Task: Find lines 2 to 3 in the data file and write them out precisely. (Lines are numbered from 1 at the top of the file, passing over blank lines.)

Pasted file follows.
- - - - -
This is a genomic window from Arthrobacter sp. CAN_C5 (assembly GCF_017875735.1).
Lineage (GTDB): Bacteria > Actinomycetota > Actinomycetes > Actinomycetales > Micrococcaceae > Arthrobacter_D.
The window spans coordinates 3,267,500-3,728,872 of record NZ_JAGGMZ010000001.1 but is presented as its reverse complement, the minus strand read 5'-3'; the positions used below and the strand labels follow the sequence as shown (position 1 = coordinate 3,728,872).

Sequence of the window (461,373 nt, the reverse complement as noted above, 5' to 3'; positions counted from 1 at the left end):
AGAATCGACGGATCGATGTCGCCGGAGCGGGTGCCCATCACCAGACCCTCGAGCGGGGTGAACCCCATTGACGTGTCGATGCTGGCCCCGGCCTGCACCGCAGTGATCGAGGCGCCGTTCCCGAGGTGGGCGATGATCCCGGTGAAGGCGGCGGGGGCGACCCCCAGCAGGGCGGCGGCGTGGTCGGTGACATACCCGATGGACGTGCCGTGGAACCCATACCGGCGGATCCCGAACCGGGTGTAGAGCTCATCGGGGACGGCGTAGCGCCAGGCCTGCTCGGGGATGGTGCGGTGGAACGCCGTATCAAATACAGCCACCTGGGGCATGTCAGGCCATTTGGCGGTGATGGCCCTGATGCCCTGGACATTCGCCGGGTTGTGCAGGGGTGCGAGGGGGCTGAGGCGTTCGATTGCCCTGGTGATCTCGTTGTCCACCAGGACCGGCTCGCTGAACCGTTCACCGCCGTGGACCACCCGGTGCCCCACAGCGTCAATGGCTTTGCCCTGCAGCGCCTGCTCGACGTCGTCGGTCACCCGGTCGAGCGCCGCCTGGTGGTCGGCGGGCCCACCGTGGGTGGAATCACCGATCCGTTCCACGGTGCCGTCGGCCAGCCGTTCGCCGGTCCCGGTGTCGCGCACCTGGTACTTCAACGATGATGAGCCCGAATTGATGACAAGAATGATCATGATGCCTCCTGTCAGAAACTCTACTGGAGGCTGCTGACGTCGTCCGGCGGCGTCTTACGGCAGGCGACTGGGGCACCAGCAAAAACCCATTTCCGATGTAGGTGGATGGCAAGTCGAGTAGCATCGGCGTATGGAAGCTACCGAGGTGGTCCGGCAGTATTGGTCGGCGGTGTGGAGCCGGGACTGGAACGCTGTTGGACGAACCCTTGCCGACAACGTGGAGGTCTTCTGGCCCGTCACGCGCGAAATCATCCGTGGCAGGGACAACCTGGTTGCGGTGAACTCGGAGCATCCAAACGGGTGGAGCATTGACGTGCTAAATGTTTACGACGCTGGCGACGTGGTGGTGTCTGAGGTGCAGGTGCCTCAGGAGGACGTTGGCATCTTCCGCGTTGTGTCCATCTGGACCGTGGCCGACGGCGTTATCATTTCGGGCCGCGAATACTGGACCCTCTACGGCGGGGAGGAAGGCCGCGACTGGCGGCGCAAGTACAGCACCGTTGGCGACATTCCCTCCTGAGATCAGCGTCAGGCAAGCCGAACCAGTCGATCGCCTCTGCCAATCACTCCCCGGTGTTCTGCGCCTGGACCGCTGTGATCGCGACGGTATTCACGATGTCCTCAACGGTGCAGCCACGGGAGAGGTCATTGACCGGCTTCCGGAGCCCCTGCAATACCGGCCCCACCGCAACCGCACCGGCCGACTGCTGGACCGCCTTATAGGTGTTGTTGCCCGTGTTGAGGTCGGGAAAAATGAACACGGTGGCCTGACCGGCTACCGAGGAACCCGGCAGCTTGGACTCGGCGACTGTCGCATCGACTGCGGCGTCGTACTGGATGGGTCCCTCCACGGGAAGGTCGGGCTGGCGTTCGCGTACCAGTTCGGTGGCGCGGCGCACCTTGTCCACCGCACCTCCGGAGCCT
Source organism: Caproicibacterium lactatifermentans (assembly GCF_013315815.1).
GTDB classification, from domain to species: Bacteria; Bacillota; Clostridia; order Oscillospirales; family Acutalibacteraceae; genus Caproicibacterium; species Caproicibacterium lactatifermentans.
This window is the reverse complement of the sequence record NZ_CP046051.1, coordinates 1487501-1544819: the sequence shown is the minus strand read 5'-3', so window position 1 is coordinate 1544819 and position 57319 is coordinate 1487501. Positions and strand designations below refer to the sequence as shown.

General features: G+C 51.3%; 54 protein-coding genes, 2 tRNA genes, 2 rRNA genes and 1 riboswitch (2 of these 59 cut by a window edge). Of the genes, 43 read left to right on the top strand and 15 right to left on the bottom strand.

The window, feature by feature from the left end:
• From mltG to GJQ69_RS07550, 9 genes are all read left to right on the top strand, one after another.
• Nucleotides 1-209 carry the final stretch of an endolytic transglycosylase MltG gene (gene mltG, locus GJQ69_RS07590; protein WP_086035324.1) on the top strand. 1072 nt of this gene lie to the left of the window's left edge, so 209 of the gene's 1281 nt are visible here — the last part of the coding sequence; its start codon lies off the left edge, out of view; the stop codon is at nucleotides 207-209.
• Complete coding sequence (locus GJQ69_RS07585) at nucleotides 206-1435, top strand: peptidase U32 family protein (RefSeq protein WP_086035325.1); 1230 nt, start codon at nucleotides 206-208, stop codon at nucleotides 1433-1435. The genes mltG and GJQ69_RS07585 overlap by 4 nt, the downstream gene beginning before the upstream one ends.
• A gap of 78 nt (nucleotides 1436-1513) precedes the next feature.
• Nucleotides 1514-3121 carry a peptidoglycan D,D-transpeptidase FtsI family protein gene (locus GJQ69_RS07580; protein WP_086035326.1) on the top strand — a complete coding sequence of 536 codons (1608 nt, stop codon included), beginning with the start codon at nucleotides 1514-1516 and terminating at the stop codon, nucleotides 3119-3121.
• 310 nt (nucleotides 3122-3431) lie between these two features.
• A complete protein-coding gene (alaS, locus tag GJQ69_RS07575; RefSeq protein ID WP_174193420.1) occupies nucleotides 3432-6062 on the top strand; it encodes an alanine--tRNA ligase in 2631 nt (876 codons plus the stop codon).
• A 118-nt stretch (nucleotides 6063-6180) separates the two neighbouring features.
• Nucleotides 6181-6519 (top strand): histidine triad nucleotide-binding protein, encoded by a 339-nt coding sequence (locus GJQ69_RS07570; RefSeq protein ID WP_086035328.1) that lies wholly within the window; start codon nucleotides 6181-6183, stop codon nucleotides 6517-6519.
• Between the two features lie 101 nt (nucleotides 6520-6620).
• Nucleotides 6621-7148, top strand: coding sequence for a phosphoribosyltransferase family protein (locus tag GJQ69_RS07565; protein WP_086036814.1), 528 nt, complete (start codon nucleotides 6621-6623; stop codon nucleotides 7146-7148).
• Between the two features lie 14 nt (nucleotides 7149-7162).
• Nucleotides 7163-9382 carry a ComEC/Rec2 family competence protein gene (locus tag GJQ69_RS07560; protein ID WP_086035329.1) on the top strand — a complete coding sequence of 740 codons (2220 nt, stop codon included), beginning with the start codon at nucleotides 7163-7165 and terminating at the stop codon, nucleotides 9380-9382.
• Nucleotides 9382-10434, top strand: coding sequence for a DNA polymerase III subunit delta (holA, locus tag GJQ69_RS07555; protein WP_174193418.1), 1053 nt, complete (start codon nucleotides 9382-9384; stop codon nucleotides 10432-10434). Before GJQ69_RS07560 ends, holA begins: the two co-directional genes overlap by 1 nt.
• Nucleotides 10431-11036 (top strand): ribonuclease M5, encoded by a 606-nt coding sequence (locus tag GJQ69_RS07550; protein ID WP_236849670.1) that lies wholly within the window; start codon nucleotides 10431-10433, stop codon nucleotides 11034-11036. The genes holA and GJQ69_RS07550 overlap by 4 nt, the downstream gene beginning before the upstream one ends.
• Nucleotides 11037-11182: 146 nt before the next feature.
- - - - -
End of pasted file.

Lineage (GTDB): Bacteria > Actinomycetota > Actinomycetes > Actinomycetales > Micrococcaceae > Arthrobacter_D.
The window spans coordinates 3,267,500-3,728,872 of record NZ_JAGGMZ010000001.1 but is presented as its reverse complement, the minus strand read 5'-3'; the positions used below and the strand labels follow the sequence as shown (position 1 = coordinate 3,728,872).